OST is closed for business but its spirit survives on my blog.
Sorry to be the odd one out, but I disagree with a number of points in your article.
First I agree that church leaders and mission agencies can be unneccesarily ruthless in estimating the abilities and gifts of a potential church planter. “Arm chair generals”, one of my theological professors called them.
“It’s not rocket science.” No, it’s not. But it is a definite discipline, and one that requires less theological knowledge (though important) than insight into humans and culture. The people we wish to reach in the name of Jesus deserve that we not take church planting too lightly. It is their lives we are dealing with, and we do need to bear that in mind. I for one have seen a number of church plants fail (including my one try at it), these mostly because folks jumped in full of enthusiasm and a genuine desire to help, but horribly unequipped to organize and lead a group into any kind of real development in following Jesus. This can and does leave scarred individuals behind, some of whom jettison the idea of christian community after a bad experience. I’d like to encourage folk who want to plant a church to go for it, but do it by doing your homework first. And most of that homework is not to be found in the texts we read in seminary or thereafter, but in the experience we gain by serving along side of others.
It’s in the context of that serving that I think we gain insight into whether we have the “stuff” to be a church planter (certainly if we hope to be the point man/woman). By doing in relationship with others we can estimate whether we have the kind of faith and gifting that is needed to stick it out. We need to judge ourselves wisely, as Paul reminded us. Learning to do this well is an act of grace towards ourselves. It is also, I think, a necessity if we wish to be effective followers of Jesus.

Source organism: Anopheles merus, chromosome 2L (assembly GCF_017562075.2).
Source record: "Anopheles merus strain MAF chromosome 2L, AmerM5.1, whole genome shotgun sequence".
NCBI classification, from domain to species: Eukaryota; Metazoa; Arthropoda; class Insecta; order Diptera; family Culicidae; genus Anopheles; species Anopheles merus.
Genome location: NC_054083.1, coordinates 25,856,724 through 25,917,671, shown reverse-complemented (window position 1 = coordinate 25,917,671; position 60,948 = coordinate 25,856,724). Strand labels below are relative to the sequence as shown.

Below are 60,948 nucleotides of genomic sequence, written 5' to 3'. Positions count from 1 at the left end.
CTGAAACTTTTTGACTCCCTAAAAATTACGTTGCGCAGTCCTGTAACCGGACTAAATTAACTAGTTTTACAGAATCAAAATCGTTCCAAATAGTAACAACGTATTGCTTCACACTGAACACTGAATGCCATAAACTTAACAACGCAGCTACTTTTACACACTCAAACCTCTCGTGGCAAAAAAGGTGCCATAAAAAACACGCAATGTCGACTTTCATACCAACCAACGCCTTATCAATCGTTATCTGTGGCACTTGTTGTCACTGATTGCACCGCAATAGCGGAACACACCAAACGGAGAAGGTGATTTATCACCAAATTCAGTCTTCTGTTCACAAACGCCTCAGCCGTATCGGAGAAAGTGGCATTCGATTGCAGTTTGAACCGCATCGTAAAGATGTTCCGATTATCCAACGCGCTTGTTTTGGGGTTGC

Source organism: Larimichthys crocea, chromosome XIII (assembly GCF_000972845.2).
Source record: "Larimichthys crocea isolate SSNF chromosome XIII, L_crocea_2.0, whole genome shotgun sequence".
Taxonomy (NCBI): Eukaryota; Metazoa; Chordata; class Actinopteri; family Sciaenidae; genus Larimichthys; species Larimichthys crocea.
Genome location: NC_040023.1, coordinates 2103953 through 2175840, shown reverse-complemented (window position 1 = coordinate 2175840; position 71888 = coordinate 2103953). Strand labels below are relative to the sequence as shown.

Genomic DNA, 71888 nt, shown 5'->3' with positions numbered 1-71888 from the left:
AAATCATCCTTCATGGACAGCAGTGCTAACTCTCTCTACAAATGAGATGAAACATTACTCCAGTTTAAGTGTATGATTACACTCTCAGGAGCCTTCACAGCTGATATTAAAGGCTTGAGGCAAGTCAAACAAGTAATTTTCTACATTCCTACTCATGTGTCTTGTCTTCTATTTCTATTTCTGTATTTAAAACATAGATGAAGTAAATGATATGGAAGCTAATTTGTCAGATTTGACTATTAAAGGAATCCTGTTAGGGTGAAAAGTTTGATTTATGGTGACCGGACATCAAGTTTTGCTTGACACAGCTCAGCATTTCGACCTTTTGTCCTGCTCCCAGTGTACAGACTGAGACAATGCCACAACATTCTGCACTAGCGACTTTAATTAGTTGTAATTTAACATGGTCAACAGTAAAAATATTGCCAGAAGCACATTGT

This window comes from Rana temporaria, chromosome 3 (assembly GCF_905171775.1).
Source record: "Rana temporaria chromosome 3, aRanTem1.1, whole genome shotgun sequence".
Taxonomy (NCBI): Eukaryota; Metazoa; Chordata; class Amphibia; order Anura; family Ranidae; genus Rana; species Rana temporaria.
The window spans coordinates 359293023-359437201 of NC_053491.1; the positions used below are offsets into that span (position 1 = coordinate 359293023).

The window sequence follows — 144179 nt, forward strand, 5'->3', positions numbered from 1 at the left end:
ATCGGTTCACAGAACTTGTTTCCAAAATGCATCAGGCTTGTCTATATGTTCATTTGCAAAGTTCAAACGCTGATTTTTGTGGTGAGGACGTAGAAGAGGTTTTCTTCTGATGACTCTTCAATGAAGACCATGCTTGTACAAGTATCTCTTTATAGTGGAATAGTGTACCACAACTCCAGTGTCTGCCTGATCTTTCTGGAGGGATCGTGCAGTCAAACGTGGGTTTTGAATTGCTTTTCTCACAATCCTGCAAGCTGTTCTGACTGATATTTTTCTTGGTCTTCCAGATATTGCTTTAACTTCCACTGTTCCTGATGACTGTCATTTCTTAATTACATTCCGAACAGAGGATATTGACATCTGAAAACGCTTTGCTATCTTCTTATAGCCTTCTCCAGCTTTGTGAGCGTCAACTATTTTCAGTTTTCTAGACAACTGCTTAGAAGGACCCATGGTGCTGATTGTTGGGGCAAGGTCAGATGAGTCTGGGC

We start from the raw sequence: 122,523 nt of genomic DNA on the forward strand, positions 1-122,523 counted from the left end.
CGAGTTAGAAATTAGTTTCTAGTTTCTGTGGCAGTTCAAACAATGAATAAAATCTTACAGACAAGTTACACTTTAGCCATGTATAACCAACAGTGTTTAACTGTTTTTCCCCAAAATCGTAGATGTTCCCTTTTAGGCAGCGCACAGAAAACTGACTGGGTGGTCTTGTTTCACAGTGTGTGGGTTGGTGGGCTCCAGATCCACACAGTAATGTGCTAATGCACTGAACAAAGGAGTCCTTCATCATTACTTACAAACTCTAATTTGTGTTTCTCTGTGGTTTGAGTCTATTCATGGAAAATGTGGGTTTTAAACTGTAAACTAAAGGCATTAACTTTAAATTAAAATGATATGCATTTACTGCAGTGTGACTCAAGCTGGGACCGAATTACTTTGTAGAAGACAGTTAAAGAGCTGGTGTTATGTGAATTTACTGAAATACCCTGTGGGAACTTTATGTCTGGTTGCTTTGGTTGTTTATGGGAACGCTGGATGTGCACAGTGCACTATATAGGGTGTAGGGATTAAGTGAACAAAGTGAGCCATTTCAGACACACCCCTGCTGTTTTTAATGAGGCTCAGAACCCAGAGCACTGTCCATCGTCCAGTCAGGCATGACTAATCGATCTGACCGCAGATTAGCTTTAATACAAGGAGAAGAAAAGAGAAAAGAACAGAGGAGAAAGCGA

Finally, if your goal is to plant a church and it fails, you have failed. Period. You may have blessed and loved many people, perhaps some have found their way farther along the road with Jesus, but you have failed at planting a church. You may have grown and developed your skills, but the church plant failed. Please, let’s not rationalize these things into the realm of the willy-nilly emotional/spiritual experience. If you fail at church planting, it doesn’t mean that you can’t ever succeed, but you certainly need to take a hard and detailed look at why this particular church plant failed. Again, the people we are hoping to serve deserve no less from us. Failure grants also the chance to ask yourself again whether you do have the stuff to do the work, and if so, under which circumstances. Not all of us have the stuff, but I have found that in the name of well meaning encouragement and vision, good men and women have been spurred on to tasks that were not their calling nor place in the kingdom of Christ.